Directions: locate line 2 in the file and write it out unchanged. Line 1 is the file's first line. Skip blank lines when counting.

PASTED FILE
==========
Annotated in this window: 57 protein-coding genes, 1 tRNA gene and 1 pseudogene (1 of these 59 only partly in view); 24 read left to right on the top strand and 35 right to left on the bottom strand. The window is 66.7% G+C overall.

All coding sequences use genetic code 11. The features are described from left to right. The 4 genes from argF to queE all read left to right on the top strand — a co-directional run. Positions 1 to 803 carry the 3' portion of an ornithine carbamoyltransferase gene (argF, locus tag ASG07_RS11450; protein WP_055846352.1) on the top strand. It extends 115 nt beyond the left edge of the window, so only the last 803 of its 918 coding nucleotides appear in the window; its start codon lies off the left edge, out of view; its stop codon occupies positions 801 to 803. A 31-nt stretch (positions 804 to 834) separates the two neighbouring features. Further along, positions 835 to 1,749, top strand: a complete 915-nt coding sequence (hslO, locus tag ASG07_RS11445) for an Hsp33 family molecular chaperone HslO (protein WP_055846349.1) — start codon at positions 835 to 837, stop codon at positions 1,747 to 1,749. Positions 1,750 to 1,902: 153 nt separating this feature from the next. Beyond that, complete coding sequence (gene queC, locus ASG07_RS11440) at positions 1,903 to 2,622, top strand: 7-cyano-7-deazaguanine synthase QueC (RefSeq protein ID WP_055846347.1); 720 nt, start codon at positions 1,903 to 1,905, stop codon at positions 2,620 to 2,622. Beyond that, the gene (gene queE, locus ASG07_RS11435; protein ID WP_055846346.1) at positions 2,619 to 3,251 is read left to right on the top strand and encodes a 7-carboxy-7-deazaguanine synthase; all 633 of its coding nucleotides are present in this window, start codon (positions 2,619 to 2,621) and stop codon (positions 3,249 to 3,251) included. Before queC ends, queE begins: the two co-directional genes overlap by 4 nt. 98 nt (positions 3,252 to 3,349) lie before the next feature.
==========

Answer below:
All coding sequences use genetic code 11. The features are described from left to right. The 4 genes from argF to queE all read left to right on the top strand — a co-directional run. Positions 1 to 803 carry the 3' portion of an ornithine carbamoyltransferase gene (argF, locus tag ASG07_RS11450; protein WP_055846352.1) on the top strand. It extends 115 nt beyond the left edge of the window, so only the last 803 of its 918 coding nucleotides appear in the window; its start codon lies off the left edge, out of view; its stop codon occupies positions 801 to 803. A 31-nt stretch (positions 804 to 834) separates the two neighbouring features. Further along, positions 835 to 1,749, top strand: a complete 915-nt coding sequence (hslO, locus tag ASG07_RS11445) for an Hsp33 family molecular chaperone HslO (protein WP_055846349.1) — start codon at positions 835 to 837, stop codon at positions 1,747 to 1,749. Positions 1,750 to 1,902: 153 nt separating this feature from the next. Beyond that, complete coding sequence (gene queC, locus ASG07_RS11440) at positions 1,903 to 2,622, top strand: 7-cyano-7-deazaguanine synthase QueC (RefSeq protein ID WP_055846347.1); 720 nt, start codon at positions 1,903 to 1,905, stop codon at positions 2,620 to 2,622. Beyond that, the gene (gene queE, locus ASG07_RS11435; protein ID WP_055846346.1) at positions 2,619 to 3,251 is read left to right on the top strand and encodes a 7-carboxy-7-deazaguanine synthase; all 633 of its coding nucleotides are present in this window, start codon (positions 2,619 to 2,621) and stop codon (positions 3,249 to 3,251) included. Before queC ends, queE begins: the two co-directional genes overlap by 4 nt. 98 nt (positions 3,252 to 3,349) lie before the next feature.